At the film’s climax, the carmelengo is ultimately revealed as the villain. The film’s ace up its sleeve is arguably Ewan McGregor’s performance as a young, quiet, and seemingly all too innocent priest, Father Patrick McKenna. It’s no surprise that Obi-Wan Kenobi would be a convincing spiritual good guy, but his turn as the big villain behind the scenes is one of the film’s best twists. As it turns out, he was the one who murdered the previous pope. McKenna disagreed with the pope’s stance in support of the “god particle” as evidence of divine creation. In McKenna’s mind, the scientific discovery would only discourage faith and religion. So, while plotting to cover up the murder of the pope, McKenna hires an assassin to kidnap and murder the cardinals while posing as a hero when he saves the Vatican from an atomic bomb — the god particle turned into weapon. There is certainly the theme of science versus faith running through the film, but McKenna’s political machinations in the guise of an innocent priest is a clever twist that relies heavily on Ewan McGregor’s acting.


Furthermore, what makes Angels & Demons such a thrilling experience is its protagonist. Tom Hanks has his roots in romantic comedies and drama, far from the action hero type that Harrison Ford brought to Indiana Jones. Yet, Hanks’ portrayal of a Harvard professor whose strengths lie solely in his knowledge and analytical skills rather than in his physical prowess is what makes Robert Langdon such an engaging protagonist, especially in the dire situations he finds himself in. For example, when Langdon goes to the underground Vatican archives, the power suddenly goes out. The ventilation system — designed to keep oxygen levels low in order to preserve texts and artifacts — fails. Langdon and a security guard try their best to break out of the archives, running carts of books against the glass and even shooting at it with a gun. When the guard passes out, it’s up to Langdon to think of a way out. He climbs onto a bookshelf, forcing it to collapse against the glass wall. Eventually, the glass gives and breaks, allowing Langdon and the guard to breathe. Even though Langdon isn’t someone with fighting skills or training, he manages to think of ways to save the day. Where his intellect isn’t enough, his courage and determination make up for it. When the final cardinal is about to drown in a fountain, Langdon dives into the water and tries to carry the cardinal back to the surface. But the cardinal is weighed down. Langdon goes back up, screaming for help. When it seems no one is coming, a number of civilians come through to help Langdon carry the cardinal up from the water. Langdon isn’t an action hero, but that doesn’t stop him from trying. He throws himself wholeheartedly into every challenge.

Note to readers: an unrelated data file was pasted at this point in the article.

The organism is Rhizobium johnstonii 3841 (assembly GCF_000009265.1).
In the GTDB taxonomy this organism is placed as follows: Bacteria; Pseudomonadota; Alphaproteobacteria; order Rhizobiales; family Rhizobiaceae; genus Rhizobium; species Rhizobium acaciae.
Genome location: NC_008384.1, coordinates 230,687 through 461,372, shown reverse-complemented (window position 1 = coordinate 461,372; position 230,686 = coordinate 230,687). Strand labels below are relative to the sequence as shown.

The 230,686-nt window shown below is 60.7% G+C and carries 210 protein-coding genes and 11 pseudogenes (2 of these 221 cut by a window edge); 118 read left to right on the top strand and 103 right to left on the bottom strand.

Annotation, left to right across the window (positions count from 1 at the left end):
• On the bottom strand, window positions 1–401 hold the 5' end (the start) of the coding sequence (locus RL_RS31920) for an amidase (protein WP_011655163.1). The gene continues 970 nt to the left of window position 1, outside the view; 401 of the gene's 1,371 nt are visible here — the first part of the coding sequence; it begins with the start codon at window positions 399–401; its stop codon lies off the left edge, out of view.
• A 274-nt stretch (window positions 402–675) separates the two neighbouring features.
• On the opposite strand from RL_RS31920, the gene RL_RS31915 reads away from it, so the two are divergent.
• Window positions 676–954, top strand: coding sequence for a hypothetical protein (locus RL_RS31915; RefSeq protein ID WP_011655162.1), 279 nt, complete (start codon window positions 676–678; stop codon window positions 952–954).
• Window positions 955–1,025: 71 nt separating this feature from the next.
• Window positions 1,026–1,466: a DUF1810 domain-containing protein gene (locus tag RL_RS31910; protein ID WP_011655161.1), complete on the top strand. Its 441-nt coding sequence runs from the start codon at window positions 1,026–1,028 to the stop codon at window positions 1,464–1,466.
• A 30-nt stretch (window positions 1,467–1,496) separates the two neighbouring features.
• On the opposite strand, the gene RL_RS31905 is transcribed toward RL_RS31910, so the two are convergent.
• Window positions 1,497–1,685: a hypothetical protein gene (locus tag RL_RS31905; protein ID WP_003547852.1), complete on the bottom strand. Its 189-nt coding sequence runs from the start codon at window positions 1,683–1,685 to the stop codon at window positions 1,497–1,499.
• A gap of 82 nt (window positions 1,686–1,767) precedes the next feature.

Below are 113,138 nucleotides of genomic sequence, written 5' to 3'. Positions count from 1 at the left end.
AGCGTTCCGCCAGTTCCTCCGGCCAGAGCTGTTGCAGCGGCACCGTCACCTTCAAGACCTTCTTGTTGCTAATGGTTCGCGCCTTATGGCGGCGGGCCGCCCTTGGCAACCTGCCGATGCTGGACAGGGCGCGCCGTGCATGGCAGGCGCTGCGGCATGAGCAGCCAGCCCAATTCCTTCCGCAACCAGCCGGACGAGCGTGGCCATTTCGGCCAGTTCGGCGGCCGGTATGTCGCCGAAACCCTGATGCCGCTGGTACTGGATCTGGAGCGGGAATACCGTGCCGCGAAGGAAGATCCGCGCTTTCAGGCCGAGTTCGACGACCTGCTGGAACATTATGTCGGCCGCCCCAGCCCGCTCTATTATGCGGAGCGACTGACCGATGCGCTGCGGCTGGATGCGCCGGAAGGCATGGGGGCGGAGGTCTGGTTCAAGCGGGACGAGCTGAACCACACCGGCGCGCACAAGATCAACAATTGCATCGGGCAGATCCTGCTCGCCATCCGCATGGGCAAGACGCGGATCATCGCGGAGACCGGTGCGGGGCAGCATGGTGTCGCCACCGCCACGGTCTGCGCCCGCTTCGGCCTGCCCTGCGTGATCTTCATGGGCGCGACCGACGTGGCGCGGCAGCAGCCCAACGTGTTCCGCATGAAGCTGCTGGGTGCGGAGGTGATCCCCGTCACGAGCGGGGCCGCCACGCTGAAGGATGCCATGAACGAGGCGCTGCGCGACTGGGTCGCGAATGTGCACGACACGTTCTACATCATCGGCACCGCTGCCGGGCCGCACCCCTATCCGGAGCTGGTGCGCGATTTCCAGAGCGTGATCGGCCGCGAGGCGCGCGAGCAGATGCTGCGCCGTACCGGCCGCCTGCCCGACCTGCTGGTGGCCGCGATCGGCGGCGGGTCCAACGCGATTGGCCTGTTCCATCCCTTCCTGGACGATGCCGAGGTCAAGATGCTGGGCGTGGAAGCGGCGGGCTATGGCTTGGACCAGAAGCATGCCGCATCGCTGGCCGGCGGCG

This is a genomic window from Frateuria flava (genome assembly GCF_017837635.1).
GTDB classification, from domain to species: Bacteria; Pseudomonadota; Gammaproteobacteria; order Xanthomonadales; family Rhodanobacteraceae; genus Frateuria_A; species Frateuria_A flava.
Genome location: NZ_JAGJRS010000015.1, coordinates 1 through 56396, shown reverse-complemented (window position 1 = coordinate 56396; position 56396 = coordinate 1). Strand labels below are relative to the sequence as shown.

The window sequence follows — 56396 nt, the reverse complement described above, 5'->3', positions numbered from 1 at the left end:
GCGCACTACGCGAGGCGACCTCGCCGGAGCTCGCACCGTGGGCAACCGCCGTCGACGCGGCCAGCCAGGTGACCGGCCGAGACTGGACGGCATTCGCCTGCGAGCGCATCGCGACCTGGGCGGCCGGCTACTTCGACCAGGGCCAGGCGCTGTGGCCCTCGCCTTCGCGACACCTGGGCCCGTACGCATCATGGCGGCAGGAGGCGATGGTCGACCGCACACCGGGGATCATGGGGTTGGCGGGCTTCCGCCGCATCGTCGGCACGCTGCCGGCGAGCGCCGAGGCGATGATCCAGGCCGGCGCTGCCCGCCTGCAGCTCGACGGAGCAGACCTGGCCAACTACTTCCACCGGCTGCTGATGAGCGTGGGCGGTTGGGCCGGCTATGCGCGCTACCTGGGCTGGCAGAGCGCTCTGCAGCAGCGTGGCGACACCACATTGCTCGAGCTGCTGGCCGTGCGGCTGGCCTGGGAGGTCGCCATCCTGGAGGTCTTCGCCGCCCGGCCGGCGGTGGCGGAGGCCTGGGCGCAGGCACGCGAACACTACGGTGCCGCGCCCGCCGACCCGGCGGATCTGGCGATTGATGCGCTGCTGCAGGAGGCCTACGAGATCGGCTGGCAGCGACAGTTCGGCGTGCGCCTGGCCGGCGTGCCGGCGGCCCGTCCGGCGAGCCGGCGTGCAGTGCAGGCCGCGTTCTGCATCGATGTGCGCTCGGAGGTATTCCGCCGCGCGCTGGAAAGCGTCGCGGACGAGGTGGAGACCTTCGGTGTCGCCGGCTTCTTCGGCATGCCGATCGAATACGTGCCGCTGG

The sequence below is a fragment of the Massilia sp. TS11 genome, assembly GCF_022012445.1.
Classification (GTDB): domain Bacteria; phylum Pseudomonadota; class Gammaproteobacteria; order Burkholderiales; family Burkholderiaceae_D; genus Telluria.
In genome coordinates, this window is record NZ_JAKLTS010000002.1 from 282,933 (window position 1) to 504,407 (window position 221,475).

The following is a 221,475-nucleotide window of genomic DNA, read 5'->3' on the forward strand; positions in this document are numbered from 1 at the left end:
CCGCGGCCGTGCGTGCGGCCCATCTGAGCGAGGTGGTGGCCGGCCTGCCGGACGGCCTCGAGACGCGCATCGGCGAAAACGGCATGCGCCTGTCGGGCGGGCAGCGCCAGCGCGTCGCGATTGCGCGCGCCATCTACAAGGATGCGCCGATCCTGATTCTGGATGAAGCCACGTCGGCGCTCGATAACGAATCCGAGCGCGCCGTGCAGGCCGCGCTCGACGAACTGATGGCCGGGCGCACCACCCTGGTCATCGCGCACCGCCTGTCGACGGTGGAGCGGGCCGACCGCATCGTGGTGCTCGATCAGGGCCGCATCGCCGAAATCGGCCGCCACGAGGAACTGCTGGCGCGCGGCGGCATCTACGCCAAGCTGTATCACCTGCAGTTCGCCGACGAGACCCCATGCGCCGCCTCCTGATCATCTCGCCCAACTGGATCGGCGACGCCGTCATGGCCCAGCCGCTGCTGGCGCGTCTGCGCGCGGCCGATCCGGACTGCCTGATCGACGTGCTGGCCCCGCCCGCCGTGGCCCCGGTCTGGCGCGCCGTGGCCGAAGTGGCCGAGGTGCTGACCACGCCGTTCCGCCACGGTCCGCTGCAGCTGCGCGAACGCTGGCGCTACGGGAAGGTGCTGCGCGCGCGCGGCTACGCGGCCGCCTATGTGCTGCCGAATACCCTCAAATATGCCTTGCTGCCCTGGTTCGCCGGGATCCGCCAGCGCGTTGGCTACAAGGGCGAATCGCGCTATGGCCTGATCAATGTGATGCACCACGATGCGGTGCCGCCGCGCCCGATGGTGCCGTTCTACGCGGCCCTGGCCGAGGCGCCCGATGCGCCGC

Like its nontraditional protagonist, the Robert Langdon series of films isn’t a conventional historical action-adventure franchise like Indiana Jones or National Treasure. Sure, there are still clues embedded in maps, monuments, and historical documents that lead from one set piece to the next. But within this genre shell, Angels & Demons delves into a political thriller about the inner workings of Church politics. Priests aren’t always humble nor peaceful. As Ewan McGregor’s Patrick McKenna shows, there are some who are willing to use violence to secure power, all in the name of the greater good. The Church certainly has its secrets, and its mystique makes for some great entertainment. Though it may seem that the future of the franchise is nowhere in sight, there are still aspects of it worth revisiting. Angels & Demons is available to stream on HBO Max.